NaNoWriMo Day 1 Part 2
posted at: 11/2/2014

Sometimes it surprised her how well her aged feet knew this aged path. Even on the darkest nights, Matilda could find her way to the  town of Fref without stumbling. It did help that the path was well-worn. She walked it most nights and was sure that others used it as well, even though she had never seen anyone else on her treks. The Castle Joley sat with high cliffs looming on one side and a river wrapped around the other three. A moat connected this fortress to the outside world. A moat that closed at sundown and opened at sunrise. It seemed difficult to believe that none of the other castle residents had thought to escape via boat in the middle of the night. Possibly, Frederick had a booming ferry business going on the side, but she had never heard about it.

She had already passed the small copse of pines and the orchard. The night air was sweet and welcoming--a mixture of grass, dew, and the muddy, murky scent of the river. She always knew she was close when these tranquil smells began to mix with the sharper smells of frying fish, old beer, and baked bread. The chorus of nature--chirping crickets, the wind in the grass, and lapping waves--gave way to muffled shouting and laughter, with the occasional burst of song. A chorus of human tongues.

The Blue Pigeon, one of the larger pubs in Fref, was a frequent stop for the Queen Mother on her nightly escapades. She felt a surge of relief when she opened the door and no one turned to look at her. No one patted her on the head and told her how sorry they were. She scanned the room quickly for the guards Frederick had mentioned. Seeing none, she made her way to the portly gentleman behind the bar.

Cagil the Larger was his name and he was scrubbing out an empty mug--not because it was particularly dirty, but because he thought it was a suitable task for an Innkeeper to be engaged in during a free moment. He spotted Matilda heading towards him and halted his scrubbing. "'ello trav'ler. What can I do fer you this fine ev'ning? Can I get you a seat? Looks like yer a mite tired."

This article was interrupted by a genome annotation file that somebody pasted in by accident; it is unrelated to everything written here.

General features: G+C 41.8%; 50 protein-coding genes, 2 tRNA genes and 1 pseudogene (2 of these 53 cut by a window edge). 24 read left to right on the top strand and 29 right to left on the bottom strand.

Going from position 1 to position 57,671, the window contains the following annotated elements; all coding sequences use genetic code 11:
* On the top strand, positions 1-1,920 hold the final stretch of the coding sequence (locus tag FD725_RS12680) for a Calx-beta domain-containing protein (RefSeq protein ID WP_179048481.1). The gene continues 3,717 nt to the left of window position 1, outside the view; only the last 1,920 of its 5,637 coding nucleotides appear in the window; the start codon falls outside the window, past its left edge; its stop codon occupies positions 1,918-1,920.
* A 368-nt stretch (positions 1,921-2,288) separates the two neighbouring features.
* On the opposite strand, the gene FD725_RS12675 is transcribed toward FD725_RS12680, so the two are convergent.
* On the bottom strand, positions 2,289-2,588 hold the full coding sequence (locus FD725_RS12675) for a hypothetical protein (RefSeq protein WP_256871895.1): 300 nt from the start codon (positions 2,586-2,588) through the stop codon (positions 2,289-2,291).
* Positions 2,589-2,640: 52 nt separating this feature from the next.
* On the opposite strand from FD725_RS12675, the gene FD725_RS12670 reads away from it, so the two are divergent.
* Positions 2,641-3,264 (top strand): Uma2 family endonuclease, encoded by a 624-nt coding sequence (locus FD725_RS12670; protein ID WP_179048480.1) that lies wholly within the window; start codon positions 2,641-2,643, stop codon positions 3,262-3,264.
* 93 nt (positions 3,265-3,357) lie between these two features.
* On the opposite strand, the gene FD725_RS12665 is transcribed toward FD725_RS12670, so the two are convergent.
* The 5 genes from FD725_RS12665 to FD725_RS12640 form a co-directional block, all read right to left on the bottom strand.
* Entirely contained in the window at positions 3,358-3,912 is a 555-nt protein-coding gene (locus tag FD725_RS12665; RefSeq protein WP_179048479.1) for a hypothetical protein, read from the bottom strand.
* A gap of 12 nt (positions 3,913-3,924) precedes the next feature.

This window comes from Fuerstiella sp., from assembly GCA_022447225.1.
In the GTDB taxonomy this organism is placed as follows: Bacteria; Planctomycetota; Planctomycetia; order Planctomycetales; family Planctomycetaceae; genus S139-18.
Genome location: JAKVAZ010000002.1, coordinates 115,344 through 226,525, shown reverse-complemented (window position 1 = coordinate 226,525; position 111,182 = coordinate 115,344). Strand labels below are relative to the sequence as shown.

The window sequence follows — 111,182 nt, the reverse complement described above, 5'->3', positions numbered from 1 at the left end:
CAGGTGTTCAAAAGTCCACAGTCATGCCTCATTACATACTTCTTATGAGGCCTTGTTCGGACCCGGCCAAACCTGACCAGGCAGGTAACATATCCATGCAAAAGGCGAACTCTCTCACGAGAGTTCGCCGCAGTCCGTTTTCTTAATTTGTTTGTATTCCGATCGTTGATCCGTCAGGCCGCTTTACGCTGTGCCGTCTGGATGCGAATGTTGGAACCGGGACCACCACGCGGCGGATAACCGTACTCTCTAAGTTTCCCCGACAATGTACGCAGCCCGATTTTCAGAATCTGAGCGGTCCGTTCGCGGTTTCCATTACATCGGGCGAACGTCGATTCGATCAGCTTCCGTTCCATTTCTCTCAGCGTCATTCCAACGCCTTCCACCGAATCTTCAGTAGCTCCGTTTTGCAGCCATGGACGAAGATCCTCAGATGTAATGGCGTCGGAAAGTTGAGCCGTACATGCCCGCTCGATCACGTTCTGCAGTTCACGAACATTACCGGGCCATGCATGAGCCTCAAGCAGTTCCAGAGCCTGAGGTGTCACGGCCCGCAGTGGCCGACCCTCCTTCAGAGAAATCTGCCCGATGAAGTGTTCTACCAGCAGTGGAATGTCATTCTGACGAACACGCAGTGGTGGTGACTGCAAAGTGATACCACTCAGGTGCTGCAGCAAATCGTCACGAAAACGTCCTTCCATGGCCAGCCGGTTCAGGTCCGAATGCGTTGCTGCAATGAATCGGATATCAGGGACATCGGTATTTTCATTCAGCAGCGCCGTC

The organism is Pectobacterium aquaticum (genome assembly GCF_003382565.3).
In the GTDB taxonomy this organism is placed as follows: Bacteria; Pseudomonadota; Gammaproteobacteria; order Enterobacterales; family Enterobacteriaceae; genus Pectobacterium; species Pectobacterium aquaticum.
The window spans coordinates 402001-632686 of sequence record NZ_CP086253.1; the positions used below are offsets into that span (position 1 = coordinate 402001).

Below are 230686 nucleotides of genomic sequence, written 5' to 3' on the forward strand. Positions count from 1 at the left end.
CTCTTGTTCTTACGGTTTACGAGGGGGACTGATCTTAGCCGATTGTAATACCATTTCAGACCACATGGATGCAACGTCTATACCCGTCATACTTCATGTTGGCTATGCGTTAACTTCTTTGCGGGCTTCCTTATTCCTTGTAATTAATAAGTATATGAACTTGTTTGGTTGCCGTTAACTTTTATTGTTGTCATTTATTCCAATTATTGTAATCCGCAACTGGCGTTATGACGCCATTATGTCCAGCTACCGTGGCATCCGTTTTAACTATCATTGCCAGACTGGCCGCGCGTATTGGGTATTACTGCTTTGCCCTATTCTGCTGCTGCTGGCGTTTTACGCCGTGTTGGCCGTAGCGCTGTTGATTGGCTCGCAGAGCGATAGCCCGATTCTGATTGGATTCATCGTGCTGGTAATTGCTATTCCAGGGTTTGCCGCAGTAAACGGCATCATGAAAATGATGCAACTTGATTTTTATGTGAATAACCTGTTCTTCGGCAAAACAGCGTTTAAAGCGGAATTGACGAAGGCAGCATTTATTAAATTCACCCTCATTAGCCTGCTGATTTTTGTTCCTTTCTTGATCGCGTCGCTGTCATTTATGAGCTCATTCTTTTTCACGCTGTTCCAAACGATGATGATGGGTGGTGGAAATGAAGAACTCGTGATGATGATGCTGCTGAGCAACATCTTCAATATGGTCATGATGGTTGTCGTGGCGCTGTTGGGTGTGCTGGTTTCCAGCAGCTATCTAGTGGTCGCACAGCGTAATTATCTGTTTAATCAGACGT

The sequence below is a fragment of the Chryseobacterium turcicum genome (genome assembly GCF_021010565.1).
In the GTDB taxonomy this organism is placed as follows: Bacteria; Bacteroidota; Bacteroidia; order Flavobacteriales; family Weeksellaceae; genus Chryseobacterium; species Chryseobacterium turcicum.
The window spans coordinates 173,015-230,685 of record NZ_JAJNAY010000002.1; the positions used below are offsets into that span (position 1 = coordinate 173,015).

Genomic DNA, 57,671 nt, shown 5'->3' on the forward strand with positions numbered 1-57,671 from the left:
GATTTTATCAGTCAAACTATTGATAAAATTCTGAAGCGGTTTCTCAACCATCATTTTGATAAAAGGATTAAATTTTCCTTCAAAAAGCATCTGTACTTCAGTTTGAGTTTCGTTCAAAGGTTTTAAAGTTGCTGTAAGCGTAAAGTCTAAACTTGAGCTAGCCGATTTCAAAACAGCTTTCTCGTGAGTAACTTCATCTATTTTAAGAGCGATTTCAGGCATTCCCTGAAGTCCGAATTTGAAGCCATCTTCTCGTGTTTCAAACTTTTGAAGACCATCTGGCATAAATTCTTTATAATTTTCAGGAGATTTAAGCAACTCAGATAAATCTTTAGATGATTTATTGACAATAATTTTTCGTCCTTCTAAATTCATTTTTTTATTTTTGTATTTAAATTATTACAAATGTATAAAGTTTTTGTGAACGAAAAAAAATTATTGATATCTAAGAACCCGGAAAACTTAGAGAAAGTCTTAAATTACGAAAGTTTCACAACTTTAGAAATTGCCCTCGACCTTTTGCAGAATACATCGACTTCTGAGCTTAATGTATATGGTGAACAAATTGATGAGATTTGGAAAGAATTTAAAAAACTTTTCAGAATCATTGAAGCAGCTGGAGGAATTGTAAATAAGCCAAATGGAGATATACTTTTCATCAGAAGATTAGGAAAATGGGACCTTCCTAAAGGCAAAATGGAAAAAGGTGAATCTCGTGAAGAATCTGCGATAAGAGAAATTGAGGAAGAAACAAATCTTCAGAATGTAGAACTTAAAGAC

Having struggled her way through the crowded tables, chairs, and shuffling feet, Matilda sat on the offered chair and signaled to Cagil that he should lean in closer. He did and she lifted her coarse, brown hood just slightly so he could see her face. On the revelation of her identity, the large man squawked faintly "Oi!" and shuffled her off to a back room--where she was again offered a seat and gratefully took it.

Looking nervously around, the Inkeeper addressed his royal guest. "You know what's goin' on up at that palace, Jewel? 'Cuz not ten minutes before you came, we had a buncha roughs come in sayin' they were royal guards or some nonsense like that. They asked about you. Said we were to report to them if we saw you. 'For yer own safety.'"

Stunned, Matilda whispered "How could he have known?"

"What's 'at? You know my hearing ain't good anymore, Jewel."

"How could he have known? How could Charles have known I'd left? He'd have no reason to"

"I don't know what yer talkin' about, but it don't sound good." He looked for a minute at the old woman's worried face, her quarter staff and luggage and said, "How 'bout this, you stay with us tonight at the Pigeon. We'll keep ya safe and get ya on yer way real early-like in the mornin' so-as to avoid them mangy lookin' guards."

Pale and shaky, Matilda nodded and let her guide lead her to a room at the back of the Inn. "And if ya need anythin', Me 'n' Mary are right nex' door. We'll keep our eyes an' ears open for them roughs."

"Thanks Cagil."